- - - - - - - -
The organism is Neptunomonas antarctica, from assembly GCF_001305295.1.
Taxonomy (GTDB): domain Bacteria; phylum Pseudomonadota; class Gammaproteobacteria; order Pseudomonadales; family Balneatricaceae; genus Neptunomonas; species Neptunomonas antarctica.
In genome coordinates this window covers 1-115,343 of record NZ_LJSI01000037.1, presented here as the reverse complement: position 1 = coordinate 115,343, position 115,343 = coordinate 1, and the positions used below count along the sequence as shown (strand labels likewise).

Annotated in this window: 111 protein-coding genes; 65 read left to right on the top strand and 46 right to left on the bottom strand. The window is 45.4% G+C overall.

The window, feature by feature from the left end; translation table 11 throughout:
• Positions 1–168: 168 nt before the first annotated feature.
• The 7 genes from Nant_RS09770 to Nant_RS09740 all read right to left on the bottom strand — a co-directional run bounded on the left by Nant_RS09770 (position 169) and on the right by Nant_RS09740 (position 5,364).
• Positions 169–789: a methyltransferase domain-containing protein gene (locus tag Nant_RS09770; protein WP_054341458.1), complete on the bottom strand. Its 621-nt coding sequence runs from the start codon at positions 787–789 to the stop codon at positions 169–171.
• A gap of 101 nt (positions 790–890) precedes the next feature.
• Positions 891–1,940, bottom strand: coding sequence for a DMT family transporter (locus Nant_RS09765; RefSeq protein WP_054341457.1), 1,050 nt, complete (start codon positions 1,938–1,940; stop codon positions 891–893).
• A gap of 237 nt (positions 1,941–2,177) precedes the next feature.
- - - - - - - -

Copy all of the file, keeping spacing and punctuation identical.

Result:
The organism is Neptunomonas antarctica, from assembly GCF_001305295.1.
Taxonomy (GTDB): domain Bacteria; phylum Pseudomonadota; class Gammaproteobacteria; order Pseudomonadales; family Balneatricaceae; genus Neptunomonas; species Neptunomonas antarctica.
In genome coordinates this window covers 1-115,343 of record NZ_LJSI01000037.1, presented here as the reverse complement: position 1 = coordinate 115,343, position 115,343 = coordinate 1, and the positions used below count along the sequence as shown (strand labels likewise).

Annotated in this window: 111 protein-coding genes; 65 read left to right on the top strand and 46 right to left on the bottom strand. The window is 45.4% G+C overall.

The window, feature by feature from the left end; translation table 11 throughout:
• Positions 1–168: 168 nt before the first annotated feature.
• The 7 genes from Nant_RS09770 to Nant_RS09740 all read right to left on the bottom strand — a co-directional run bounded on the left by Nant_RS09770 (position 169) and on the right by Nant_RS09740 (position 5,364).
• Positions 169–789: a methyltransferase domain-containing protein gene (locus tag Nant_RS09770; protein WP_054341458.1), complete on the bottom strand. Its 621-nt coding sequence runs from the start codon at positions 787–789 to the stop codon at positions 169–171.
• A gap of 101 nt (positions 790–890) precedes the next feature.
• Positions 891–1,940, bottom strand: coding sequence for a DMT family transporter (locus Nant_RS09765; RefSeq protein WP_054341457.1), 1,050 nt, complete (start codon positions 1,938–1,940; stop codon positions 891–893).
• A gap of 237 nt (positions 1,941–2,177) precedes the next feature.